5 Tips for Shooting Mars in the Night Sky from Airbnb Astrophotography Host
5 Tips for Shooting Mars in the Night Sky from Airbnb Astrophotography Host

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5 Tips for Shooting Mars in the Night Sky from Airbnb Astrophotography Host

As a “blood moon” lunar eclipse and the Red Planet are about to take over the night sky, Airbnb has seen an emergence in astrotourism with a spike in travel connected to astronomical events and destinations known for stargazing. Tonight, everyone around the globe has a chance to witness Mars at its closest to Earth as a tiny red dot gracing our skies, and for many regions outside of North America, stargazers will be able to admire the century’s longest lunar eclipse.

For astrotourists interested in not just seeing, but capturing this rare event, both experienced and amateur photographers have the chance to shoot this marvel like the pros. Airbnb Experience host and professional outdoor adventure photographer, Ben Horton, leads an astrophotography Experience in Joshua Tree where guests head out to the best landscapes for photographing beautiful images of the night sky. As many aspiring astrophotographers take their skills outdoors this weekend, Ben is sharing his top tips for shooting the night sky:

1. Finding Ideal Conditions

Look for “dark zones” with minimal ambient light. The closer you are to a city, or if the moon is bright and in the sky, the ambient light will wash out the stars. If you have to shoot with the moon in the sky, be sure to shoot directly away from it so that you don’t have a “wash” effect on one side of the frame or the other.

2. Settings

Every camera, lens, combination thereof, and every setting will be different. Modern cameras can shoot amazing photos at ISO 3000, but older cameras may only work up to ISO 800 before the grain overpowers the stars. A good place to start for either though, is to set the ISO at 2500, shutter speed of 15 seconds, and an aperture of F2.8. See what you’re getting, and then just adjust from there.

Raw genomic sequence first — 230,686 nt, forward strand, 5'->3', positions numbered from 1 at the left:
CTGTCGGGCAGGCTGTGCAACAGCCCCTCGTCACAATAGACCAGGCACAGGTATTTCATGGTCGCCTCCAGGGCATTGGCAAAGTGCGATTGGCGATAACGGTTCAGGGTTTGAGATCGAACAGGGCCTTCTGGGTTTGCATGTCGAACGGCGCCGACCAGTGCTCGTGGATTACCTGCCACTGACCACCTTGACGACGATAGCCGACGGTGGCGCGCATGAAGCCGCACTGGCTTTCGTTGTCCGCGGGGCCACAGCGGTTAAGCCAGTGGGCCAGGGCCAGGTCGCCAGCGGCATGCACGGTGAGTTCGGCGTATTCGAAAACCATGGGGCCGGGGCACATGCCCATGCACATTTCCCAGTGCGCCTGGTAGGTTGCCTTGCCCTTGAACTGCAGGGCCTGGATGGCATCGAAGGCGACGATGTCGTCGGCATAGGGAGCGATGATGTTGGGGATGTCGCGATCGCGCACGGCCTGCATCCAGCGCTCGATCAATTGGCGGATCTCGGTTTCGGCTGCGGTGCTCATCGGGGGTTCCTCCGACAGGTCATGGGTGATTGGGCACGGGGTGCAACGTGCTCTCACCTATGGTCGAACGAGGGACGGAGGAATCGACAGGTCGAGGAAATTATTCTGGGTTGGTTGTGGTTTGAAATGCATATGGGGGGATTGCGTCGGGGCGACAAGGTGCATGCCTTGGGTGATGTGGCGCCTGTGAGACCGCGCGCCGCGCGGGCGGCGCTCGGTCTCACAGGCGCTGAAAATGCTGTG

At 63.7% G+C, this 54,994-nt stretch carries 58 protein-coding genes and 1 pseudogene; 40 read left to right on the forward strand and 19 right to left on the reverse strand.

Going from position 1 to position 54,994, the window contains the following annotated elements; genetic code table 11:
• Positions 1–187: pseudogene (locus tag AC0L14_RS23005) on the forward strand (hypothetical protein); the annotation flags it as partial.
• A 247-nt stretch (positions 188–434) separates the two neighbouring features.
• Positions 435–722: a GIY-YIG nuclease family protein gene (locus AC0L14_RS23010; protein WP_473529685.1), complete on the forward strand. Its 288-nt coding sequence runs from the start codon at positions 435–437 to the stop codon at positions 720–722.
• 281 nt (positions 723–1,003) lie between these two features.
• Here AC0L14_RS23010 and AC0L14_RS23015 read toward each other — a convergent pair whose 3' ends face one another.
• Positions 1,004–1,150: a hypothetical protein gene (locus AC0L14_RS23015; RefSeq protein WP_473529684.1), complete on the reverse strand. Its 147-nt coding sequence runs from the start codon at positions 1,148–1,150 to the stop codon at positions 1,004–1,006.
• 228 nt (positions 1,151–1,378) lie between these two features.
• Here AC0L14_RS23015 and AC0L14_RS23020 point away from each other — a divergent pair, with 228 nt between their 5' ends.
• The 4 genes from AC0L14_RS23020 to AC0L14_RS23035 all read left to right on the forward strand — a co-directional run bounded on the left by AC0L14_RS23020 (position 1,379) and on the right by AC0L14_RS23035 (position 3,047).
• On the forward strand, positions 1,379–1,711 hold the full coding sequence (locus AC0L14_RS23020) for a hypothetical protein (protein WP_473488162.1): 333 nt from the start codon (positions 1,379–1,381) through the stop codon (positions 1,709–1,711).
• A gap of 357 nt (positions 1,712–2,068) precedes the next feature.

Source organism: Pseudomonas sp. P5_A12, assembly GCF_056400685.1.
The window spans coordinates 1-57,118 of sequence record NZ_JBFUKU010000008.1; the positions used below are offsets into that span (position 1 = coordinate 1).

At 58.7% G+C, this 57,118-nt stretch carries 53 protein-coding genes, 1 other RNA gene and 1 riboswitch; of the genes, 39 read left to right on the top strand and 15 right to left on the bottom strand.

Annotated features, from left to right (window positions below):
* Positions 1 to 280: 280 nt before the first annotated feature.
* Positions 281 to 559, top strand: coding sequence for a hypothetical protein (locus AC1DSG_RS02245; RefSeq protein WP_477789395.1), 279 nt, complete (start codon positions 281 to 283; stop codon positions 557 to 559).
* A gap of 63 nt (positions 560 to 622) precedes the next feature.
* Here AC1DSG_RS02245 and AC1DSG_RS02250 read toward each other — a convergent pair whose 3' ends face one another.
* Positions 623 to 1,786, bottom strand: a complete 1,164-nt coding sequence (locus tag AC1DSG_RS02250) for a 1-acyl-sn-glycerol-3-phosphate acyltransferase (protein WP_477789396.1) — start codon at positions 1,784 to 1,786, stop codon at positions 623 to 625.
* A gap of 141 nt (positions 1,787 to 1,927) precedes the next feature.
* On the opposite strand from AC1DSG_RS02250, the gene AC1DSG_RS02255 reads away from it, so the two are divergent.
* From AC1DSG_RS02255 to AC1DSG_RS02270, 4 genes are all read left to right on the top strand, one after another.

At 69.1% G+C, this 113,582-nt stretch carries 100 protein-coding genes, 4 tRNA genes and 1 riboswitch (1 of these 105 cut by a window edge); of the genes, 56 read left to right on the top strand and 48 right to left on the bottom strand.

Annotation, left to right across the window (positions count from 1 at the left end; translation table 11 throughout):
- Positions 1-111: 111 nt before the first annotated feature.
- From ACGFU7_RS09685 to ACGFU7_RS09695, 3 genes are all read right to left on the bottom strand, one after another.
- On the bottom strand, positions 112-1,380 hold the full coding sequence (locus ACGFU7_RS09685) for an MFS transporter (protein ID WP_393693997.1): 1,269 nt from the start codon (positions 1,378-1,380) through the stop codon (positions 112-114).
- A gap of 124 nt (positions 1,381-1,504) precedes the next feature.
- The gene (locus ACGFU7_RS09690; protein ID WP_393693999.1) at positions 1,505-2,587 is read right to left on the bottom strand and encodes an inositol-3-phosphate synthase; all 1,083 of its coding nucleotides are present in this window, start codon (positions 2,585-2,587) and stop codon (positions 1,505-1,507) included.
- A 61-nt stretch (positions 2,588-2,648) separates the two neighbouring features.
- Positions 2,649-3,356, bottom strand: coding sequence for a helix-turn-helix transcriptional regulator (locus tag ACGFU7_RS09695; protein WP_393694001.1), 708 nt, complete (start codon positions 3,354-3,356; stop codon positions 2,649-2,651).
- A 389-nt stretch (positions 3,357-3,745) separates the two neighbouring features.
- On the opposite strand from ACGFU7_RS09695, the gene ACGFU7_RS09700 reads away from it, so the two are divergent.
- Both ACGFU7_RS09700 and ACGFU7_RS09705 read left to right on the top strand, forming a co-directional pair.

3. Equipment

I shoot with the Sony A7rii; its low light capabilities are incredible, and the larger sensor captures more detail, and thus more stars. Equally as important as the camera you choose is the lens. My favorite lens for landscape astrophotography is the 16-35mm; it allows for a lot of versatility, is quite forgiving with focus mistakes, and is wide enough to capture large swaths of the sky.

4. Research

Use apps like Photopills or StarTracker to predict what is going to happen, and when. Sometimes I wander around in the day so that I can see the landscape, and set up my frame for later in the evening. It’s so much easier than trying to get a sense of the landscape in pitch black, using a headlamp to try and piece together what is in front of you. With Photopills, I can see exactly where the sun, moon, and stars will be, and when. I’ve planned some images months ahead of time!

5. Break the rule to learn new things.

I love to break the rules of photography because it creates images that very few people have. By framing the moon behind a desert arch, or waiting for clouds to cover it, I’ve gotten some really incredible effects that feel like a combination of a milky-way photo with the sunrise. I learned to do that on a night that I was really disappointed to find that the moon was rising right into the milky way. I put my gear away after a few images, but those images ended up being some of my favorite night photos!

Ben is one of many hosts listing their stargazing Experiences on the platform, including this sampling below:

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